Audi’s e-tron GT concept is an all-electric sedan with some Porsche DNA



Audi is making room in its electric future for more than SUVs or crossovers.

After a string of teasers, the German automaker finally unveiled the Audi e-tron GT concept, a four-door all-electric coupe that has some Porsche DNA sprinkled in and that looks a lot like the A7. Audi introduced the concept Wednesday during the press days of the L.A. Auto Show.

The GT concept follows the September reveal of the automaker’s first all-electric vehicle, the Audi e-tron SUV that is expected to go into volume production next year.

The e-tron GT is a concept for now. But not for long.

The e-tron GT concept will be developed into volume-production models by the end of 2020. Initial deliveries will be made to customers in early 2021. Audi said its performance subsidiary Audi Sport is responsible for transforming the car into a volume-production model.


First, the notable specs.

The Audi e-tron GT, which has a flat, wide underlying architecture and a long wheelbase, has separate electric motors fitted to the front and rear axles that produce an equivalent of 590 horsepower. The e-tron GT will accelerate from 0 to about 60 miles per hour in around 3.5 seconds and reach a top speed just shy of 150 mph, according to Audi.

The interior is vegan as well — perhaps a nod to Tesla — with synthetic leather and fabric from recycled fibers used on the seat cushions, armrests and center console. Audi doesn’t indicate whether a production version will offer a vegan interior.

The vehicle has some Porsche touches, as well. The Audi GT e-tron will be built on the Porsche Taycan platform. The Taycan, formerly known as Mission E, is an electric sports car that Porsche plans to put into series production in 2019.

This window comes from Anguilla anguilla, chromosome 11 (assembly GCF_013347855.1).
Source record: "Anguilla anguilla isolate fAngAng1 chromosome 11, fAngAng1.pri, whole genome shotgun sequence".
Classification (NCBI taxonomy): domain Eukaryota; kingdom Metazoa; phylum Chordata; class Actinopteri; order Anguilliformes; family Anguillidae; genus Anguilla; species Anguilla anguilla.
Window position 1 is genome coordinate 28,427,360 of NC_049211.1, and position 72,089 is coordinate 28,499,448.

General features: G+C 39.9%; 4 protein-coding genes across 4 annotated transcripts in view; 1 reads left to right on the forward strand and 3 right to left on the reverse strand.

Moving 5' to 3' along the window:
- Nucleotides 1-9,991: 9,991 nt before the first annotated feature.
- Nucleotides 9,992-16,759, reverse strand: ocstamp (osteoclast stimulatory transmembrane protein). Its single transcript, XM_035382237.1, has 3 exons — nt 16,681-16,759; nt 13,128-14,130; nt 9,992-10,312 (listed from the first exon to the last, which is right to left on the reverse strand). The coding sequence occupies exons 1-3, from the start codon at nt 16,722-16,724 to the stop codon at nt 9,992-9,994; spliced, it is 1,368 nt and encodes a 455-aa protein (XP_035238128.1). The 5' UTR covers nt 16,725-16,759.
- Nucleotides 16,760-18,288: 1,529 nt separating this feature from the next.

While Porsche worked with Audi on the e-tron GT, it should not be confused with another joint electric platform project between the two companies. Audi and Porsche have also partnered to develop its “Premium Platform Electric” (PPE), which will be the foundation for multiple Audi model families with all-electric drive.


The electric GT will have a range of about 248.5 miles, although that could change by the time the vehicle goes into volume production. The Audi e-tron GT also shares the same 800-volt system as the Porsche Taycan, a feature that will shorten the time it takes to charge the battery. It will take about 20 minutes to recharge the battery to 80 percent of its capacity, according to Audi. (It’s worth noting that the Audi e-tron SUV doesn’t have this capability.)

The battery in the e-tron GT concept can be charged using a cable or wirelessly by positioning the vehicle over a charging pad that has an integral coil installed on the floor. It’s unclear if the induction charging feature will make it into the production version of the e-tron GT.

The e-tron GT is just the beginning of what promises to be a string of electric vehicle reveals by Audi. The company has said that it will sell 12 all-electric vehicles by 2025.

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